When the American Israel Public Affairs Committee (AIPAC) comes to town this week for its annual policy conference, high on the agenda of issues the committee will be pushing Congress to support are bills designed to “fight the boycott of Israel.” This campaign to combat efforts to “boycott, divest or sanction” Israel (BDS) has become a full-fledged national movement, with AIPAC-supported initiatives moving forward not only in Congress, but in two dozen state legislatures as well.
These bills, both federal and state, are all variations on a theme designed to punish — by blacklisting or sanctions — any governments, businesses, organizations or individuals who boycott, divest funds or impose sanctions on Israel, Israelis or products emanating from Israel or “Israeli controlled territories.”
This anti-BDS campaign should be opposed for many reasons.
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In the first place, it subordinates the US federal government and state governments to do the bidding of a foreign state, Israel. The bills before Congress and state legislatures closely track legislation passed in Israel in 2014. Making US government institutions into mere extensions of Israel’s Knesset is, at best, unbecoming and embarrassing. While Israel and its allies often complain about the UN being one-sided, they have turned the US Congress (and now state legislatures) into mere “coat holders and cheerleaders,” acting with impunity to carryout their will.
These anti-BDS bills also have the effect of making the US a collaborator in Israel’s violations of international law by protecting Israeli settlements that have been illegally placed in occupied Palestinian lands. By conflating Israel and “the territories under Israeli control,” Congress and the state bodies that pass these bills are attempting to change long-standing US policy of not granting legitimacy to settlements built in lands Israel seized in the 1967 war.
The Congressional bills specifically criticize the policy of the European Union, which has announced that products originating from the Palestinian Occupied Territories may not be labeled as “Made in Israel,” requiring them, instead, to be marked “Made in the Occupied West Bank.” By sanctioning this EU practice, the US legislation compromises our trade relations with our European allies.
The opposition to BDS should also be seen as a violation of the time-honored right of individuals and organizations to pursue nonviolent means of protest against behavior they view, in conscience, to be illegal. The US Supreme Court has upheld this right to boycott during the civil rights movement. And in the campaignagainst South African apartheid, Americans engaged in civil disobedience to force the US government to impose sanctions on the South African government. If Israel’s settlement activity in the Occupied Territories is a violation of international law and convention, then what better recourse do opponents of this behavior have than to nonviolently boycott, divest from or sanction those settlements, their products and those who build them and invest in them? The argument made by Israel and its supporters — that BDS is “an unilateral act that runs counter to the search for peace” — is laughable since, in reality, BDS is nothing more than a response to Israel’s “unilateral actions that run counter to the search for peace” — namely, the confiscation of Palestinian-owned land, the demolition of Palestinian homes and the construction of Israeli colonies and roads in occupied lands that have made nearly impossible the establishment of a contiguous Palestinian state.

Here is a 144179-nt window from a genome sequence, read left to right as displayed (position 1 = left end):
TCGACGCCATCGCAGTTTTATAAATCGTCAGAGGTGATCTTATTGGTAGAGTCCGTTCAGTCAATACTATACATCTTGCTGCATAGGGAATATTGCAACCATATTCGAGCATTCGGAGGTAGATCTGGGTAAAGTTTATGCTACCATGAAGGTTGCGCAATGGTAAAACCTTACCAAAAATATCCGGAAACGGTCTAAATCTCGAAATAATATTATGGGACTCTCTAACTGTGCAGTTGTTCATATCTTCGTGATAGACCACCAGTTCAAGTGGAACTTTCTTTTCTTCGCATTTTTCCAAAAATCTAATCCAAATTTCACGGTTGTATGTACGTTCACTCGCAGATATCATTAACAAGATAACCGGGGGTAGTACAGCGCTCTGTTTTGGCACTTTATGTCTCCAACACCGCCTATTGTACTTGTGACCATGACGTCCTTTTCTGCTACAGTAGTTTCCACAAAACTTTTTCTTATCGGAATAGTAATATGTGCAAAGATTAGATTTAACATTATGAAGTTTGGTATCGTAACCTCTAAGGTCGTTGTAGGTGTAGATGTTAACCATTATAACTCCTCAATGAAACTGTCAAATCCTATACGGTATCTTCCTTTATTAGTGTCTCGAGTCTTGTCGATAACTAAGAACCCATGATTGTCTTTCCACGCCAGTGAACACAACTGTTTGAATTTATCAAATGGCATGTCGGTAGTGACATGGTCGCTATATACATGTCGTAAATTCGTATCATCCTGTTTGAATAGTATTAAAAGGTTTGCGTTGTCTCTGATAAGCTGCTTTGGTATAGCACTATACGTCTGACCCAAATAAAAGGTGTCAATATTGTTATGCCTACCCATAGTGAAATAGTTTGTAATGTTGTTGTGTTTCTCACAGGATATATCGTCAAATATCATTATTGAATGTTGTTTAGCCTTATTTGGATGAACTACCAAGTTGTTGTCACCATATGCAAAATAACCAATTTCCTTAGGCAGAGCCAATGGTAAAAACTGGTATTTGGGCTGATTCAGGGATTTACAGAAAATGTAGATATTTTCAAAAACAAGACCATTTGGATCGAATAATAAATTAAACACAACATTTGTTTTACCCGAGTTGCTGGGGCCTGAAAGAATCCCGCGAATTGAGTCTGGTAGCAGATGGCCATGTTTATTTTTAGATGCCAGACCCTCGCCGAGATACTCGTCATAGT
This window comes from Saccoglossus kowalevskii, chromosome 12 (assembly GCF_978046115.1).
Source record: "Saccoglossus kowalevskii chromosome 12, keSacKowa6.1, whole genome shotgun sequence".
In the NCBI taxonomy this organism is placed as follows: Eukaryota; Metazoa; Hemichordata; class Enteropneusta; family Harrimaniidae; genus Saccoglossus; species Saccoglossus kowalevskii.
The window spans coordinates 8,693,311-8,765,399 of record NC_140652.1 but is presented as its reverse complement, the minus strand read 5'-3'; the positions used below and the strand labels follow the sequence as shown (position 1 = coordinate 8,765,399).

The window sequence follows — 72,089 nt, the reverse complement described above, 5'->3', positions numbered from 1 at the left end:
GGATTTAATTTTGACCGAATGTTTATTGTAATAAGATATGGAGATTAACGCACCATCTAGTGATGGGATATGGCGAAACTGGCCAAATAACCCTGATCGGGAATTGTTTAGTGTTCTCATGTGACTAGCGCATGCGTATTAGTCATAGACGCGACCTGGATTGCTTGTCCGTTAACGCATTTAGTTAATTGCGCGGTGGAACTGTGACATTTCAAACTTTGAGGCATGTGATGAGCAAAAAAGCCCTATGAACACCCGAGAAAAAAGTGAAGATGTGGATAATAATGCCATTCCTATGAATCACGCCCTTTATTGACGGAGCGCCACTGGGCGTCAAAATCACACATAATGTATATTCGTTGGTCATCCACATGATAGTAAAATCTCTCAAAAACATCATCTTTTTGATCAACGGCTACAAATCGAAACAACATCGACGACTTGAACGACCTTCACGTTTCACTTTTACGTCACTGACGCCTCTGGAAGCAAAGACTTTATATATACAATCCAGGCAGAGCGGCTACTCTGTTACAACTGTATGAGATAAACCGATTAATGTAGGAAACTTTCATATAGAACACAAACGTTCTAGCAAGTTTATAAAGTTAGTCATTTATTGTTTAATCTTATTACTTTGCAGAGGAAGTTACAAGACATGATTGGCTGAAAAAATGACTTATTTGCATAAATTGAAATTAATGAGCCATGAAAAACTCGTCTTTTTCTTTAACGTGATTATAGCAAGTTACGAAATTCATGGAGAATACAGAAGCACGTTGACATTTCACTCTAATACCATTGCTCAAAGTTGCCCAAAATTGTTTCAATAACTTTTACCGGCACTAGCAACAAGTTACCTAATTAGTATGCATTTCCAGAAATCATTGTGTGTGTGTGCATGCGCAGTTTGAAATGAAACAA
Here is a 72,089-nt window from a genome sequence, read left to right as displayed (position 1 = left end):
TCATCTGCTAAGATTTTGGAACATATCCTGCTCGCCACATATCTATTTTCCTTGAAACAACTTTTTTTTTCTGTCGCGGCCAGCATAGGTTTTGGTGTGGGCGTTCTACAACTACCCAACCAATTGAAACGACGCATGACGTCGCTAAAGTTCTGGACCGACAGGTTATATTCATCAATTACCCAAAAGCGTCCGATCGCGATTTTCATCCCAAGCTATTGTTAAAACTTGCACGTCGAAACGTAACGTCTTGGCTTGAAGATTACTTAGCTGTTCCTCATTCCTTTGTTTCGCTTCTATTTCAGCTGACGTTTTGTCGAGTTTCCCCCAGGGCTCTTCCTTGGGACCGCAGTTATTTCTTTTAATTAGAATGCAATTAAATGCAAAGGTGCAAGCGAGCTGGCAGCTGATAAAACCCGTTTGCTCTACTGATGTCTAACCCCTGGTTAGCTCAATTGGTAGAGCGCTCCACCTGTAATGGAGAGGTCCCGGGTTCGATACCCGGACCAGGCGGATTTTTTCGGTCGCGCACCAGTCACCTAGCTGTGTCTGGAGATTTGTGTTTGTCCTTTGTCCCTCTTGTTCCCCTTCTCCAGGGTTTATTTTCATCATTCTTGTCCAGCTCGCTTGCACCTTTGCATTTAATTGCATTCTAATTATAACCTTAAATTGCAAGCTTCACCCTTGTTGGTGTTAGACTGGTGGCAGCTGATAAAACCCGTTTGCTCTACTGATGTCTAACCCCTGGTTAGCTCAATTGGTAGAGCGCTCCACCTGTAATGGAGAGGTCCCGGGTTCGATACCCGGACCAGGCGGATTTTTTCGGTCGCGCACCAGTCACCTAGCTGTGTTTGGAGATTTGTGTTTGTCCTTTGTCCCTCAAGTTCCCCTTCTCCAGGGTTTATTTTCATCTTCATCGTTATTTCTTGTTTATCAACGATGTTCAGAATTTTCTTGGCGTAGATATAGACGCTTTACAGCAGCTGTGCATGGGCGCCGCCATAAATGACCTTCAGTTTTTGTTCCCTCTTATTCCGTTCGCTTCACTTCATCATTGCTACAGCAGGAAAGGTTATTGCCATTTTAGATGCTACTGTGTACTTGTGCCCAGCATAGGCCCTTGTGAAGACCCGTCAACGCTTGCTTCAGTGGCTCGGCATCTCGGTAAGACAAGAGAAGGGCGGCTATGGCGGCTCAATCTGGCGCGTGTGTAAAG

Finally, it should be clear that the anti-BDS legislation being supported by AIPAC is nothing more than a brazen act of hypocrisy since, in effect, it imposes sanctions on those accused of boycotting, divesting from or sanctioning Israel. Even more hypocritical is the fact that AIPAC is also strongly supporting the 2016 Foreign Appropriations bill that includes a whole host of Congressionally mandated sanctions on the Palestine Liberation Organization (PLO), the United Nations and other international bodies, should any of these entities pursue policies not to the liking of Congress. All of these had been pushed by AIPAC in past years. As an example, Congress was forced to deny funding to UNESCO when that body admitted the Palestinians as a member. And the Palestinian Authority is threatened with a loss of US financial support and the PLO office in Washington is threatened with closure if the Palestinians seek recognition as a member state in the United Nations, or if they bring a case against Israel to the International Criminal Court.
More worrisome is the fact that as this anti-BDS campaign has gained steam, its proponents have become emboldened. The rhetoric they use has become increasingly harsh, terming those who support BDS “anti-Semites” and equating their efforts with Nazism. A website has been created featuring the profiles of student activists who advocate BDS, warning prospective employers about the dangers of hiring them upon graduation. And a new effort is underway to combat BDS on campuses by arguing that BDS is, by definition, a form “anti-Semitism” that should be banned.
In the end, what is playing out is the abuse of power politics at its worst. AIPAC does what it does because it can. In the process, AIPAC has put our country on a dangerous course, compromised our ability to pursue our interest in a peaceful resolution of the Israeli-Palestinian conflict and threatened the rights of our citizens and our allies to dissent by peaceful means from policies they oppose.